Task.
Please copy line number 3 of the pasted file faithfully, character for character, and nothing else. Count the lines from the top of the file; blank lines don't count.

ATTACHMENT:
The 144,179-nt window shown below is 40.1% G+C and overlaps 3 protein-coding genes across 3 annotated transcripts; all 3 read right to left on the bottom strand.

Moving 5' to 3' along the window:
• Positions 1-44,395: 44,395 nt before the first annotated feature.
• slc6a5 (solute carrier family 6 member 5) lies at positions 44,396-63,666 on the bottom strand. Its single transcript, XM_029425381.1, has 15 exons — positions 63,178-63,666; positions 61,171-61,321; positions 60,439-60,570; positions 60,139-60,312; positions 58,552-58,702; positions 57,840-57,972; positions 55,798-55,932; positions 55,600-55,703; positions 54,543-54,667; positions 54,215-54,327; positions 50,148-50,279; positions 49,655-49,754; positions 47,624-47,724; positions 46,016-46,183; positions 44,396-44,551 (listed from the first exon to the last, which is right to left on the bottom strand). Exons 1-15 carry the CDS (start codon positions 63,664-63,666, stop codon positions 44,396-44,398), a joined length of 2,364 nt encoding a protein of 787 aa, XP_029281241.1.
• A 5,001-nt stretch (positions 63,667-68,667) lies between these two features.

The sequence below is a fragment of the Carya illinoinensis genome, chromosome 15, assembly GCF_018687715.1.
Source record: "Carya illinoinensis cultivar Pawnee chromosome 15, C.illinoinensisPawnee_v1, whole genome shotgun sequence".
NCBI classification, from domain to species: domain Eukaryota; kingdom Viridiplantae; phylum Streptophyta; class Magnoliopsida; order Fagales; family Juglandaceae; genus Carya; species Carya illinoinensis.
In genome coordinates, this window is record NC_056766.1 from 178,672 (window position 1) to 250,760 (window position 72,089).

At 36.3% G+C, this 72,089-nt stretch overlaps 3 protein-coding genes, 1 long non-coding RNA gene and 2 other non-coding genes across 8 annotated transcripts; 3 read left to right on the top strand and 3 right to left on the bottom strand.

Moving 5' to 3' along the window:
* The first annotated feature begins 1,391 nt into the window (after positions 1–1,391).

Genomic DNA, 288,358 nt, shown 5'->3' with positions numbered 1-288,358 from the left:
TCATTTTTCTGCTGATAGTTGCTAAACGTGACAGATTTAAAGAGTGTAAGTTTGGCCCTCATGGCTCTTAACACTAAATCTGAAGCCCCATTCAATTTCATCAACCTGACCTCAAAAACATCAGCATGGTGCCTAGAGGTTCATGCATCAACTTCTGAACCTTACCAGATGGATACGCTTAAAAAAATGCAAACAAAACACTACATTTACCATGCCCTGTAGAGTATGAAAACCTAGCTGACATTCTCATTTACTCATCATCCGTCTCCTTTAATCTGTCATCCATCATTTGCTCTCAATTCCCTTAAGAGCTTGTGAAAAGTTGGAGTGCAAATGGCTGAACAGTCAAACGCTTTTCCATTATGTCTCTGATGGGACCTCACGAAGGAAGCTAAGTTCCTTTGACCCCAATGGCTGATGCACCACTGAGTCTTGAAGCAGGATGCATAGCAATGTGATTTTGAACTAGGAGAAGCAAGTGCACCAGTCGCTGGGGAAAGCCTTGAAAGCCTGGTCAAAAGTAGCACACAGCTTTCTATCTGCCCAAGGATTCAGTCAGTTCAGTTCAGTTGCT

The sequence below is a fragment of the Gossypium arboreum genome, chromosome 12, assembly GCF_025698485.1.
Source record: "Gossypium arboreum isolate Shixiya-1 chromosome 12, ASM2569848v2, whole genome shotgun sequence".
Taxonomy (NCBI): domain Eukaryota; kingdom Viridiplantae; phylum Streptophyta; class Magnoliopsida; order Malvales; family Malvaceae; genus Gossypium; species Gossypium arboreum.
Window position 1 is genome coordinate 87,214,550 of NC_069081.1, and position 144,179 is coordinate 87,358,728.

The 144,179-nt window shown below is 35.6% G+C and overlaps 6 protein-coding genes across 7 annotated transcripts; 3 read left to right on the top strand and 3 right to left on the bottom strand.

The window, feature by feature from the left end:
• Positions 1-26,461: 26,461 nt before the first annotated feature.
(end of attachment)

• Positions 1-44,395: 44,395 nt before the first annotated feature.